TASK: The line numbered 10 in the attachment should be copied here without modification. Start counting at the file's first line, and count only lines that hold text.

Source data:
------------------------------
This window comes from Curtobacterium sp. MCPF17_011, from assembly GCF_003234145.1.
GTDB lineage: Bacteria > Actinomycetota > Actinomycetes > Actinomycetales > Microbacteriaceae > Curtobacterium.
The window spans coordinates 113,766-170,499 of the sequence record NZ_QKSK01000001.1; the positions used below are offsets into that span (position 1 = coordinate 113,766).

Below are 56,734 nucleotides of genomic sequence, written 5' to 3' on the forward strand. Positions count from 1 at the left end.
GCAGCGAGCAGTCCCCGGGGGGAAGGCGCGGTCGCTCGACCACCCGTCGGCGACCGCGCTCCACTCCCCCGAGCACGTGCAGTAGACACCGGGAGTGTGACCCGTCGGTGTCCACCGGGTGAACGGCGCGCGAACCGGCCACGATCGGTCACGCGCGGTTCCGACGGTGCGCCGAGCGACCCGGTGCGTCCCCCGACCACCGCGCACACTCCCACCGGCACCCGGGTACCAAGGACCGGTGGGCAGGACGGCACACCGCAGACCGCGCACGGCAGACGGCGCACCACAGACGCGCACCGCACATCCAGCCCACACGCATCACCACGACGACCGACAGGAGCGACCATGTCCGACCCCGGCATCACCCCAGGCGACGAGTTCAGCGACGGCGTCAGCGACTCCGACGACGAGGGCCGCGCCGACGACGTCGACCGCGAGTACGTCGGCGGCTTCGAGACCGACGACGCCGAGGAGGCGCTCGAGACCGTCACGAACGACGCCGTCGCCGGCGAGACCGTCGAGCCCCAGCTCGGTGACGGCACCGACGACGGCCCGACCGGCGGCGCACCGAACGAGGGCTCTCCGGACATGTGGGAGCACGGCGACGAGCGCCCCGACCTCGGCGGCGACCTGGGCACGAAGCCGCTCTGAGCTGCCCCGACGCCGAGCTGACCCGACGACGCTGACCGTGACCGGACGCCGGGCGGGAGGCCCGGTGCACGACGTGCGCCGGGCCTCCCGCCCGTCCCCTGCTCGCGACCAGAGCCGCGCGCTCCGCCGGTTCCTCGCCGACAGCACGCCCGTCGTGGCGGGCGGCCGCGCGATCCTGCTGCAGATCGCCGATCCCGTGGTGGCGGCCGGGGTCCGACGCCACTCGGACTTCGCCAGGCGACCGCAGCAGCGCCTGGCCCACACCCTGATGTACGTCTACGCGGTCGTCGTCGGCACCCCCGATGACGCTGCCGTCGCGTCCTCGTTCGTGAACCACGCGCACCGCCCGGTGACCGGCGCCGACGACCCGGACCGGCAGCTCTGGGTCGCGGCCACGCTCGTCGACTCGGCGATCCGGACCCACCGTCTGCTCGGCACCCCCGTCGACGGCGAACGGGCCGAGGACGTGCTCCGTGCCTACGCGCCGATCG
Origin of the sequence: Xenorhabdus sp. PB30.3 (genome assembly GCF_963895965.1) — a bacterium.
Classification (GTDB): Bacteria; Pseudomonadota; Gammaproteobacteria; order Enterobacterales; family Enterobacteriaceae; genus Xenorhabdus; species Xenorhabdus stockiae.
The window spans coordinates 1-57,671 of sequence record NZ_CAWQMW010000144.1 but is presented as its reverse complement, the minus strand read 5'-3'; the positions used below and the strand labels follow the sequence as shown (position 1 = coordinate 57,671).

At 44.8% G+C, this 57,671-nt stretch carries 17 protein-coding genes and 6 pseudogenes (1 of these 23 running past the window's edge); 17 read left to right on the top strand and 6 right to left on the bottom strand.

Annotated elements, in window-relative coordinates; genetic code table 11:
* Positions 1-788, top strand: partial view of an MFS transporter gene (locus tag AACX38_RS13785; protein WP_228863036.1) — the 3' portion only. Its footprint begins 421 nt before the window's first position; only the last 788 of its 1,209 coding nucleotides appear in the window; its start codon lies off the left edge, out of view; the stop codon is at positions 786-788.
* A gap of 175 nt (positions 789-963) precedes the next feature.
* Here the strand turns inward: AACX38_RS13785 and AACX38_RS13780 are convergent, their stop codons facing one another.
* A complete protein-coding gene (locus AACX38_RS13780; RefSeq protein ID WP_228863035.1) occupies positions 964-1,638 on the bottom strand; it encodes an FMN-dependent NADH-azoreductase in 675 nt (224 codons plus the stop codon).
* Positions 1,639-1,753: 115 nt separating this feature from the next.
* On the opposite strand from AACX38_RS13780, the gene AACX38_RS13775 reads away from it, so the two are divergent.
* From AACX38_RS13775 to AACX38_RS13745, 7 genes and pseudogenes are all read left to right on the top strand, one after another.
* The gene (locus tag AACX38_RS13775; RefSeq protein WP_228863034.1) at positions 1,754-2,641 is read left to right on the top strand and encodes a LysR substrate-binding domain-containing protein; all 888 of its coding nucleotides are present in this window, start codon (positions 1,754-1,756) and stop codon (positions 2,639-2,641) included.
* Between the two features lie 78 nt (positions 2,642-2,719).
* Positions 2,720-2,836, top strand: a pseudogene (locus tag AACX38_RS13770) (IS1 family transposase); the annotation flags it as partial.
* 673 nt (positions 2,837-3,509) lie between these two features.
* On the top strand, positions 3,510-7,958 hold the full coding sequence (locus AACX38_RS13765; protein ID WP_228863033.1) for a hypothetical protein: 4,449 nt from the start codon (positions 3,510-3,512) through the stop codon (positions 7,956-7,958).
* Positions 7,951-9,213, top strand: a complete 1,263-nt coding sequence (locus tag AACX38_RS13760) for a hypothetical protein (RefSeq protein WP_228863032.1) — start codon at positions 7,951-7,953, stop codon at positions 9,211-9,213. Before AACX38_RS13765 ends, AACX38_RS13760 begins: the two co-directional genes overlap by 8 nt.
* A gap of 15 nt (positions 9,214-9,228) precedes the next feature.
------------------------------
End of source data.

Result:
Annotated elements, in window-relative coordinates; genetic code table 11: